Now with coping mechanisms, there’s a multitude of options. What we want to be doing is definitely core strengthening. That’s going to be the most important thing to help prevent your back strain from getting worse or coming back. Now there are definitely some do’s and don’ts in terms of what you should be doing while going through back strain or sprain at home.
Do’s and Don’ts while coping with your back strain and sprain
That’s going to be limiting your sitting, especially on the couch, as well as driving for long distances. This can round your back and over-stretch the muscle fibers in the lower back, making your back vulnerable, and causing inflammation. So you definitely want to limit your sitting. You want to vary between sitting and standing as much as possible. You want to go on light walks if you can, to create movement in the back. Also, you want to make sure you practice correct posture, which means standing or lifting posture.
So you want to make sure that you’re using more of the lower extremities or your hips when you’re bending to pick something up. Whether it’s light or heavy, you want to make sure that you’re not bending at the low back and bending more at the waist. So having correct posture while you’re standing and sitting and lifting are very, very important.
Best sleeping position for back strain and sprain
Sleep ergonomics is just as important if you’re a back or a side sleeper. It’s important to have possibly a pillow underneath the knees as a back sleeper. Pillow between the knees for side sleeping which can help keep the pelvis in neutral, so that way you’re not waking up with back pain and setting yourself up to feel pretty good for the rest of your day.
Stretching your body
Sometimes it’s nice to do stretches before you go to bed or even first thing in the morning, and you can even do both. I think it’s important to keep it loose before and after sleeping. Sleeping is a catatonic state which keeps the muscles stuck in one position, sometimes dehydrating the muscles because we’re not drinking enough fluids at night. It is important to do those stretches before going to bed as well as the first thing when waking up as prescribed by your primary care.
Of course, during the day, it is important to drink enough water to keep the muscles hydrated. The general rule for drinking water is going to be half your body weight in ounces and that seems to be a pretty good thing to do to keep those muscles hydrated and flowing well.
Well, another important piece is quitting smoking. It seems kind of out there, it seems kind of random. But smoking is a big risk factor for atherosclerosis, which can also cause calcification in the arteries and can cause you to have back pain. So reducing smoking can help with that, but also just decreasing inflammation in the body as well. So that’s an important piece.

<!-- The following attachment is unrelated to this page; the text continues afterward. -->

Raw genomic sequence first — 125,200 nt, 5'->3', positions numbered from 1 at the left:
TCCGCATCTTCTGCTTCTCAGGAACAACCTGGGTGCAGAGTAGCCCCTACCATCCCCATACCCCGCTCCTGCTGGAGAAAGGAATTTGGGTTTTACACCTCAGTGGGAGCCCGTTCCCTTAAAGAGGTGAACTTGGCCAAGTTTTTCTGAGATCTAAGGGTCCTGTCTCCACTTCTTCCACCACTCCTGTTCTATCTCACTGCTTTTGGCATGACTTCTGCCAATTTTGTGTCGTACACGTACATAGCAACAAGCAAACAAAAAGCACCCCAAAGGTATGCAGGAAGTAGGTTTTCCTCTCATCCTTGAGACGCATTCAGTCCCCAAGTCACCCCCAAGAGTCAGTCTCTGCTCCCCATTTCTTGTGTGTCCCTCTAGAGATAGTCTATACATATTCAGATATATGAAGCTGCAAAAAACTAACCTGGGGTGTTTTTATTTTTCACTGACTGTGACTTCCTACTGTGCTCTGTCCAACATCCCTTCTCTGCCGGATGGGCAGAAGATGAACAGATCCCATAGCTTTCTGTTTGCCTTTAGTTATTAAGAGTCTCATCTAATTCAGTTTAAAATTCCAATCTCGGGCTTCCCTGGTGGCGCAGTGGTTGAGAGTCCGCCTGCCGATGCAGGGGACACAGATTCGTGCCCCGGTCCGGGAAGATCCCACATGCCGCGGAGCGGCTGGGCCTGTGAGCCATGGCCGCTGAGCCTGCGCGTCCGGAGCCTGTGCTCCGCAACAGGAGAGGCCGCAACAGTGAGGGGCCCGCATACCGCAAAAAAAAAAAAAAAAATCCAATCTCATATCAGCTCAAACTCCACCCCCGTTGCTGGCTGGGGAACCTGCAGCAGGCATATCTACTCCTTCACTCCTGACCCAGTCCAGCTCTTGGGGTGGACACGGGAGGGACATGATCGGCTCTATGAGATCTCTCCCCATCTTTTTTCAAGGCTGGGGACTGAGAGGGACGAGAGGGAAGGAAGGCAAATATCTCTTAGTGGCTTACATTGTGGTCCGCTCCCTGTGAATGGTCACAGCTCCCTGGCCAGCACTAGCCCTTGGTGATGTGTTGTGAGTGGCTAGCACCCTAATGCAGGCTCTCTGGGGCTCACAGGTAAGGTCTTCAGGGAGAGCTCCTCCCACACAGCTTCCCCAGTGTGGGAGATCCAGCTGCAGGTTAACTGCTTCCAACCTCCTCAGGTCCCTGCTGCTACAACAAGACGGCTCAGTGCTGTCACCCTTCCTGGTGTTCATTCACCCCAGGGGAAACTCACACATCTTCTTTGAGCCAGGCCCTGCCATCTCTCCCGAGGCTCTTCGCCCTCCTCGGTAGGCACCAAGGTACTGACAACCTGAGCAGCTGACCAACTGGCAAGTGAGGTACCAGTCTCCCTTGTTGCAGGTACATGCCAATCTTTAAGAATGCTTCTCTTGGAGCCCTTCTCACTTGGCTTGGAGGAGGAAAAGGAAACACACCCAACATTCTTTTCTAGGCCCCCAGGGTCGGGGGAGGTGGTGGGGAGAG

Also avoiding stressful situations for your back, which could be mental stress or physical stress. If you have a big deadline at work, that can cause mental stress, which can cause you to change your posture, causing more stress on your back. It’s important to take micro-breaks, especially if you’re going through an 8,10, or 12 hours/work day. Take those breaks to either lie down decompress or get a glass of water or even just close your eyes and meditate. So those are the coping mechanisms to help with your back strain or sprain.
When you are suffering from a back strain or sprain, you may find it very difficult to sit in one position for a long time. It can also put your active lifestyle to a halt.
Are you feeling back pain? Well, that could be a back strain or sprain. If you have any questions, please don’t hesitate to get your first phone consultation with us or even an in-person consultation where we can take a look specifically at what you might have.
Whether it’s a back sprain or strain or whether it is nerve related or joint-related. We have the experts to help you figure out and diagnose your back pain.
You can schedule an appointment with our San Francisco chiropractor to get correctly diagnosed. Your first treatment is included.
Your back is out of your line of sight most of the time. So you may not think about it much — until it hurts. But your back is central to your ability to work, play, relax, be intimate, and generally live a high-quality life. When back pain steals that from you, you need a plan to stop the pain and reclaim your life.
There’s no one-size-fits-all solution. Everyone is different, so in this complete guide to back pain, we’ll take a deep dive into it. First, what is back pain? Then…
Back pain usually refers to generalized pain in the back. It’s one of the main reasons people seek medical treatment. It’s also the most common cause of disability not just in San Francisco, not just in the United States, but around the world.
The causes of back pain are many. And we’ll take an in-depth look at each of them. But regardless, back pain affects the muscles, bones, joints, discs, and ligaments. Back pain is always a symptom of dysfunction within these structures.